1. NEW PRUDENT INVESTOR STANDARD
Prudent Investor Regime
Section 418.1 of the Municipal Act, 2001 (the “Act“) that authorizes municipalities (other than the City of Toronto) to opt into the prudent investor regime was proclaimed in force, effective March 1, 2018. On the same date, the long-awaited regulatory amendments that set out the rules and requirements that municipalities must satisfy prior to investing under the prudent investor standard will come into force. Specifically, those rules and requirements include: eligibility criteria, the governance framework, and the rules for municipalities investing together as a group. However, despite coming into force, a municipality shall not pass a by-law adopting the prudent investor regime until January 1, 2019.
Prior to the changes Ontario municipalities (other than the City of Toronto) are restricted to investing in a prescribed list of securities. The regulatory amendments provide a framework within which municipalities will have the opportunity to invest in a much wider array of securities and investment vehicles. These broader investment powers will be subject to the prudent investment standard which requires a municipality to exercise the care, skill, diligence and judgment that a prudent investor would exercise in making such an investment. The prudent investor standard is well-established in the Province because it has governed Ontario trustees for almost 2 decades.
Generally speaking, in order for a municipality to take advantage of these new powers, it will have to:
meet specific financial criteria
pass an appropriate by-law
establish or enter into an agreement to appoint an Investment Board (the “IB“) which is to be a municipal service board
adopt and maintain an investment policy
have the IB adopt and maintain an investment plan which reflects the municipality’s investment policy
put in place a compliance monitoring system to provide assurance that the money is invested under the direction and supervision of the IB in compliance with the investment policy and the investment plan
put in place a mechanism for regular reviews and reports (at least annually) and, if required, for the update of the municipality’s investment policy and investment plan
A municipality will be able to qualify to invest under the prudent investor regime either independently or as part of a group. The distinction is dealt with below. Once a municipality has opted into the prudent investor regime, it cannot opt out unless a future regulation is passed permitting it to invest again in accordance with the prescribed list of securities.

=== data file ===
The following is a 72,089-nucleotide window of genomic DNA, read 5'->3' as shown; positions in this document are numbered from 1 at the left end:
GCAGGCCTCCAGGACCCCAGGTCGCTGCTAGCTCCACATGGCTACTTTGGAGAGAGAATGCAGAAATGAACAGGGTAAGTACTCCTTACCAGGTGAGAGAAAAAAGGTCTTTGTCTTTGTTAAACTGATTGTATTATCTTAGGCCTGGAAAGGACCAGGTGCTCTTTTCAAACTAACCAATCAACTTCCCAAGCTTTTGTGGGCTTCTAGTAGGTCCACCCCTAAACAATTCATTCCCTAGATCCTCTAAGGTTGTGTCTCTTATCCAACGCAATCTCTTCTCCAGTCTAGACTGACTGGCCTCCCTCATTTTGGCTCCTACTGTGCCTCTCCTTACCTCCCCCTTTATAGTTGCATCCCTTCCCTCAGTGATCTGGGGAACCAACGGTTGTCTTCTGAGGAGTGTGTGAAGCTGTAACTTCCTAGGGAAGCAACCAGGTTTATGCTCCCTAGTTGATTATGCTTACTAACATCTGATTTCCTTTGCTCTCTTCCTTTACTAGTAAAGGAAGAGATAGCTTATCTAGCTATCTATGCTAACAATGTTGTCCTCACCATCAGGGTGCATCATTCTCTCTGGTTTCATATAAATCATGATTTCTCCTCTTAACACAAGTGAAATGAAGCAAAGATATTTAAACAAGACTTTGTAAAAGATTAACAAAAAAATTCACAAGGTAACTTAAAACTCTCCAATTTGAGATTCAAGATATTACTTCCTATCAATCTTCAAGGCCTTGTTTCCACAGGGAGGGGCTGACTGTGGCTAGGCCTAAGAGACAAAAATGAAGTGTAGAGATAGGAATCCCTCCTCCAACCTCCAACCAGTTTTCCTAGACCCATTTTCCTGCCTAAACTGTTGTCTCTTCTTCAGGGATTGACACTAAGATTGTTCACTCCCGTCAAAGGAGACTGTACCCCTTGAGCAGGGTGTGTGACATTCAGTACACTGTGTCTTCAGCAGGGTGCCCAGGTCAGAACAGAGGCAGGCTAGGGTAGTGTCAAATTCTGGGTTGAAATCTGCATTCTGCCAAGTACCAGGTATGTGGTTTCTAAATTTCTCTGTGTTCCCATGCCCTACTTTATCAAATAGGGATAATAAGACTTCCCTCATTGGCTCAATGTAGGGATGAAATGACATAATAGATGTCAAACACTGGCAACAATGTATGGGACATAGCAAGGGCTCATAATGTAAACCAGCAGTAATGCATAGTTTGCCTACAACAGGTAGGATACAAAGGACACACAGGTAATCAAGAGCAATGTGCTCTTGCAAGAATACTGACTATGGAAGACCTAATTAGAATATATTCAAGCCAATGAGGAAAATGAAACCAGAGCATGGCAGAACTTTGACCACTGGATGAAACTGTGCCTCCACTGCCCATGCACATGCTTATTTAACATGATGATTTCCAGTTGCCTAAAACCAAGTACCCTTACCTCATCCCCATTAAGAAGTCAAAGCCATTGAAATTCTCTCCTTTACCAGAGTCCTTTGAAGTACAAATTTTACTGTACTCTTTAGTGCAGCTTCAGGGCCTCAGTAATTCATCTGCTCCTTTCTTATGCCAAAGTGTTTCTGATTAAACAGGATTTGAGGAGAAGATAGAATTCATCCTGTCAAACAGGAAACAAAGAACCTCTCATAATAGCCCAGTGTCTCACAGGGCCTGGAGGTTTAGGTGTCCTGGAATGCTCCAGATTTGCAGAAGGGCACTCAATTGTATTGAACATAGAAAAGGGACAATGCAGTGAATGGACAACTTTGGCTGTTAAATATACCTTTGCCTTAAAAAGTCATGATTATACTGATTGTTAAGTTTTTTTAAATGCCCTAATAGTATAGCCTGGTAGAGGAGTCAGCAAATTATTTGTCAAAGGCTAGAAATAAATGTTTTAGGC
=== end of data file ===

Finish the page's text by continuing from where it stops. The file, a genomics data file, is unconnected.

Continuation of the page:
Financial Criteria for a Municipality to Independently Qualify
For a municipality to independently qualify, its treasurer must be of the opinion that the municipality can satisfy one of the following criteria:
the municipality has at least $100,000,000.00 in money and investments that it does not require immediately; or
the municipality has at least $50,000,000.00 in net financial assets (as per Schedule 70 of the most recent Financial Information Return supplied to the Ministry and posted on the Ministry’s website on the day the municipality passes the appropriate by-law referred to above).
Financial Criteria for Municipalities to Invest Together as a Group
If a municipality does not independently qualify, it may be able to invest under the new regime as part of a group of municipalities if it meets one of the following criteria:
enter into a written agreement to invest through an IB established by a municipality that has fulfilled an independent qualification requirement, provided such municipality, the IB and other municipalities investing through the IB are parties to the agreement;
enter into a written agreement to invest through the City of Toronto’s IB, provided the City of Toronto, the Toronto IB and other municipalities investing through the Toronto IB are parties to the agreement (see comments below re: the City of Toronto and its IB);
enter into an agreement to establish and invest through a Joint Investment Board which is to be a joint municipal service board (the “JIB“) with one or more other municipalities if all of the municipalities establishing the JIB have, in the opinion of their treasurers, a combined total of at least $100,000,000.00 in money and investments that the municipalities do not require immediately; or
enter into an agreement to invest through an existing JIB established by other municipalities in accordance with 3 (above) provided such municipalities, the JIB and any other municipalities investing through the JIB are parties to the agreement.
Section 418.1 of the Act provides that a municipality may invest in accordance with the prudent investor regime “money that it does not require immediately”. This is not a new concept. Investments in the prescribed list of securities have historically, and are still limited to “money that [a municipality] does not require immediately.” Nevertheless, a municipality wishing to move from the prescribed list of securities to the new prudent investment regime should consider carefully its budget and financial assets with a view to making a determination of the amount of money that it ‘requires immediately’ and the amount of money that it ‘does not require immediately’. Money that falls into the latter category must be transferred to the IB. A discussion of possible interpretations of “money not required immediately” will be featured in an upcoming newsletter.
Under Section 418.1 a municipality must give its IB control and management of money to be invested by officially delegating to it the municipality’s powers to make investments and the municipality’s duties regarding investments under that section of the Act.
The municipal council will be able to select and appoint the members of the IB. However, with the exception of the treasurer, an officer or employee or a member of the Council of any municipality for which the IB invests cannot be a member of the IB. In the case of a JIB, municipal treasurers cannot make up more than one quarter of the members.
Of note, once a municipality begins investing through an IB or a JIB, the new rules place restrictions on when and how a municipality can withdraw from the IB or the JIB. These restrictions and their consequences should be carefully reviewed prior to entering into any agreement.
Investment Policy and Investment Plan